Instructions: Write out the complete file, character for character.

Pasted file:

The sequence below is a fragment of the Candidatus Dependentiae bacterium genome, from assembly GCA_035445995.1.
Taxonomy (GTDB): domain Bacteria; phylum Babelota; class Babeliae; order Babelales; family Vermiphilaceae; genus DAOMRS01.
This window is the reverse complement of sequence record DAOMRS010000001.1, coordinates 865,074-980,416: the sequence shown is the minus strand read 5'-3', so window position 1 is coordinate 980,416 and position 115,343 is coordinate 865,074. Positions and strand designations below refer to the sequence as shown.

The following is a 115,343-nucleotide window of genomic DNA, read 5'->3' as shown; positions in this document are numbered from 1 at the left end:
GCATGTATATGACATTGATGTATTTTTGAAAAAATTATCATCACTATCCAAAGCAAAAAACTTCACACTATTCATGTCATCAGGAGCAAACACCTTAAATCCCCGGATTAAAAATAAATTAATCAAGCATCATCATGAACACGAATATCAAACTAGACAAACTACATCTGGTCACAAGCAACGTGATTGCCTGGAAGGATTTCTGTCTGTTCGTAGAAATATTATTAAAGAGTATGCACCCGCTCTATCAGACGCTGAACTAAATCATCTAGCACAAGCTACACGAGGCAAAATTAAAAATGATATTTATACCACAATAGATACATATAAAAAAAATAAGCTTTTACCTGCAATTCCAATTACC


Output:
The sequence below is a fragment of the Candidatus Dependentiae bacterium genome, from assembly GCA_035445995.1.
Taxonomy (GTDB): domain Bacteria; phylum Babelota; class Babeliae; order Babelales; family Vermiphilaceae; genus DAOMRS01.
This window is the reverse complement of sequence record DAOMRS010000001.1, coordinates 865,074-980,416: the sequence shown is the minus strand read 5'-3', so window position 1 is coordinate 980,416 and position 115,343 is coordinate 865,074. Positions and strand designations below refer to the sequence as shown.

The following is a 115,343-nucleotide window of genomic DNA, read 5'->3' as shown; positions in this document are numbered from 1 at the left end:
GCATGTATATGACATTGATGTATTTTTGAAAAAATTATCATCACTATCCAAAGCAAAAAACTTCACACTATTCATGTCATCAGGAGCAAACACCTTAAATCCCCGGATTAAAAATAAATTAATCAAGCATCATCATGAACACGAATATCAAACTAGACAAACTACATCTGGTCACAAGCAACGTGATTGCCTGGAAGGATTTCTGTCTGTTCGTAGAAATATTATTAAAGAGTATGCACCCGCTCTATCAGACGCTGAACTAAATCATCTAGCACAAGCTACACGAGGCAAAATTAAAAATGATATTTATACCACAATAGATACATATAAAAAAAATAAGCTTTTACCTGCAATTCCAATTACC